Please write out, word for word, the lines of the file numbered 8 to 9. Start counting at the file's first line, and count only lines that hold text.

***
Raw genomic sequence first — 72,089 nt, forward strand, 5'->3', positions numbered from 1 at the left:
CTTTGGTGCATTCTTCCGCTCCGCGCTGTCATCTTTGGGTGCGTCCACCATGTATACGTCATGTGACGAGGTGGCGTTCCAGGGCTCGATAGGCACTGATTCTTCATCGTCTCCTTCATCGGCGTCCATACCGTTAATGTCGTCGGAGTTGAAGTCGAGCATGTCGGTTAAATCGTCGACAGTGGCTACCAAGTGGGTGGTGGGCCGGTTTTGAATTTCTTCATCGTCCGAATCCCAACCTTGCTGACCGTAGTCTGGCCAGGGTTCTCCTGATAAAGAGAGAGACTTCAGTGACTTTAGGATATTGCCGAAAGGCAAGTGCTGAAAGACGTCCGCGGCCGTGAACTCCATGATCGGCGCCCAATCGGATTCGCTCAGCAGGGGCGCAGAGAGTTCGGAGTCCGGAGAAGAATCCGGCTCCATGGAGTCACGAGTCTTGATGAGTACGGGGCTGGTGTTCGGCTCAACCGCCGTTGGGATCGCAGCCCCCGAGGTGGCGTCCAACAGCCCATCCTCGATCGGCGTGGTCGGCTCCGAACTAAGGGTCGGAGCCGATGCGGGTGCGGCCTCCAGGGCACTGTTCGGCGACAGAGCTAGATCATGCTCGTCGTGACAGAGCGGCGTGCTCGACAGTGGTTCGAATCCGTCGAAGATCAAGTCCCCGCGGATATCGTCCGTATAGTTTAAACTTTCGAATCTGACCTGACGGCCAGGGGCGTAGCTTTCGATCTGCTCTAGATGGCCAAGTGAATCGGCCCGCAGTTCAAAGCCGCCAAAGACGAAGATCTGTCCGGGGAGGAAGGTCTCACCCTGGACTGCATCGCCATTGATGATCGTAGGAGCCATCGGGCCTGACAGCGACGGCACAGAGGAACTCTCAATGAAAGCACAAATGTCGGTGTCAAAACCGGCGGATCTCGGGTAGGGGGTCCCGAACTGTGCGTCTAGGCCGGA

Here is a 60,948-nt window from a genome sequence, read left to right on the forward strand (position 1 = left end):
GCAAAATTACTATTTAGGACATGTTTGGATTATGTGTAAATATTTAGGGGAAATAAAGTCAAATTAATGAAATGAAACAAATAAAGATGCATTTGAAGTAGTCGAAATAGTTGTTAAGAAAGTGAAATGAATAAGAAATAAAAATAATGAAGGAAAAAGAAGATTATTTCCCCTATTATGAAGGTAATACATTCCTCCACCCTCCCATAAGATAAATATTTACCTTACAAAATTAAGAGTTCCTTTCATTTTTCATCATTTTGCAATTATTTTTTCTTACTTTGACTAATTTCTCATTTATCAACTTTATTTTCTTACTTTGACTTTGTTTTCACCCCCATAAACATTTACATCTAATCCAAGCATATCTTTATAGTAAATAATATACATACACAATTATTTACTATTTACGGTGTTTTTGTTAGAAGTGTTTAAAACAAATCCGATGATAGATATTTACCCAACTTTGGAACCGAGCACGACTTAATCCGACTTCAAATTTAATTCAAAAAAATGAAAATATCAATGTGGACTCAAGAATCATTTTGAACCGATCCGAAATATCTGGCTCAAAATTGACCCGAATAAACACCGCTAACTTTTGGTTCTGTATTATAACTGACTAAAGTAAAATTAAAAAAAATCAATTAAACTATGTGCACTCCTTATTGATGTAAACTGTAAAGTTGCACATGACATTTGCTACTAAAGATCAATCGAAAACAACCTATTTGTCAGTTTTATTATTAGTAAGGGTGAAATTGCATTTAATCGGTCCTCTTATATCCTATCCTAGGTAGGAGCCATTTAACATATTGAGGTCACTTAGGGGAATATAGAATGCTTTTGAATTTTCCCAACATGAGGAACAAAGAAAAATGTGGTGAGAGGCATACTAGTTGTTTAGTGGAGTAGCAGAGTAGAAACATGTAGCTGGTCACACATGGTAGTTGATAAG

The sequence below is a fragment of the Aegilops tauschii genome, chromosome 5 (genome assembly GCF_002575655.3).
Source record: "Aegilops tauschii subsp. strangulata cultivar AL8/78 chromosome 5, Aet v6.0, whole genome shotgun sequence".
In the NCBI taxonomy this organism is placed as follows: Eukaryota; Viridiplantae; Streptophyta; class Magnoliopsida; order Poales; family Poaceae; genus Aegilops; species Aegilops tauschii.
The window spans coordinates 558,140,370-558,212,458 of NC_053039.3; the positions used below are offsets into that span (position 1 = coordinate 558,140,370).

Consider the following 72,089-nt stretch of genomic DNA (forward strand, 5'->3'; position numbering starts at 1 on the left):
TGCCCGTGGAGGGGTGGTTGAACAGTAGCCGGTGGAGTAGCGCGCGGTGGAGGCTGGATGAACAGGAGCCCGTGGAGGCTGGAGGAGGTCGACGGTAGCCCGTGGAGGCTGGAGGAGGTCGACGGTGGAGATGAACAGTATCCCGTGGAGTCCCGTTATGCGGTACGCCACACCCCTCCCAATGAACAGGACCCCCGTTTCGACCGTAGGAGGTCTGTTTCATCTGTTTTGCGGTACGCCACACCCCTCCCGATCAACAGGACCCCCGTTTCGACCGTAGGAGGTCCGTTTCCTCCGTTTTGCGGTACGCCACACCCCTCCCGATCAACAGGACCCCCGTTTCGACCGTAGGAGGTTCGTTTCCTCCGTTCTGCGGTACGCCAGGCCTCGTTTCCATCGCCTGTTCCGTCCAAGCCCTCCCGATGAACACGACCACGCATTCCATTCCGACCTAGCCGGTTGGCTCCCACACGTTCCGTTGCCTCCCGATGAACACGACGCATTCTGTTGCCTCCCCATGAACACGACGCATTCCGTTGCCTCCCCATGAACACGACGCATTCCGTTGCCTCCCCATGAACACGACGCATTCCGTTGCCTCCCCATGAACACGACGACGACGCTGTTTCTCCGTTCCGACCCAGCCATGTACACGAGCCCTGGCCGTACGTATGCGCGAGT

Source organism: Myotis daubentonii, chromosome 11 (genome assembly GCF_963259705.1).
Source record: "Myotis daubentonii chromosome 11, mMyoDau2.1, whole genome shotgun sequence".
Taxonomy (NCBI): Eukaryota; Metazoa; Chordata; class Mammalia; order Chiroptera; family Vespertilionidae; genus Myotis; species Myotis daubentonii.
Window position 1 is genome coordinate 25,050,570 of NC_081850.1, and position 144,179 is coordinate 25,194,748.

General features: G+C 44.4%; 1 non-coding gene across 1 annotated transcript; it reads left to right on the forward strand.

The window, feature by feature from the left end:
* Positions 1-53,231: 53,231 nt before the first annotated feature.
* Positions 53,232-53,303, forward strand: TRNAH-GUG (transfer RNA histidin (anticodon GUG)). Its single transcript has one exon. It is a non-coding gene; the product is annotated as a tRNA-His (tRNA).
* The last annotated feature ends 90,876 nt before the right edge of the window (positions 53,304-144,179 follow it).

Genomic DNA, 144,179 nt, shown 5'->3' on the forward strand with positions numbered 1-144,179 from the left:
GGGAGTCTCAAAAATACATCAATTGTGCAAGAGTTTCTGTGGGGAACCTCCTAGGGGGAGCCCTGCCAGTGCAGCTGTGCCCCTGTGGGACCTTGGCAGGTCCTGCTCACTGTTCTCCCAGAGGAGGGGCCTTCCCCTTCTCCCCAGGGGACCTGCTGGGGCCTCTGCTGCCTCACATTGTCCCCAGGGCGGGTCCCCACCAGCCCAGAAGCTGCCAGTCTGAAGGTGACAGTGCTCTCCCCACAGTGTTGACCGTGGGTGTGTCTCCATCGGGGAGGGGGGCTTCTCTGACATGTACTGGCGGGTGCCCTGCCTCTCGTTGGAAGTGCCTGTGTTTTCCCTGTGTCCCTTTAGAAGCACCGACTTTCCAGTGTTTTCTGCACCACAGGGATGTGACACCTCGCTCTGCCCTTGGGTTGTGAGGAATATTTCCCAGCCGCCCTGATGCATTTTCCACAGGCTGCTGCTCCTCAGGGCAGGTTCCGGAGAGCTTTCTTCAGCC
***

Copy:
The window spans coordinates 558,140,370-558,212,458 of NC_053039.3; the positions used below are offsets into that span (position 1 = coordinate 558,140,370).

Consider the following 72,089-nt stretch of genomic DNA (forward strand, 5'->3'; position numbering starts at 1 on the left):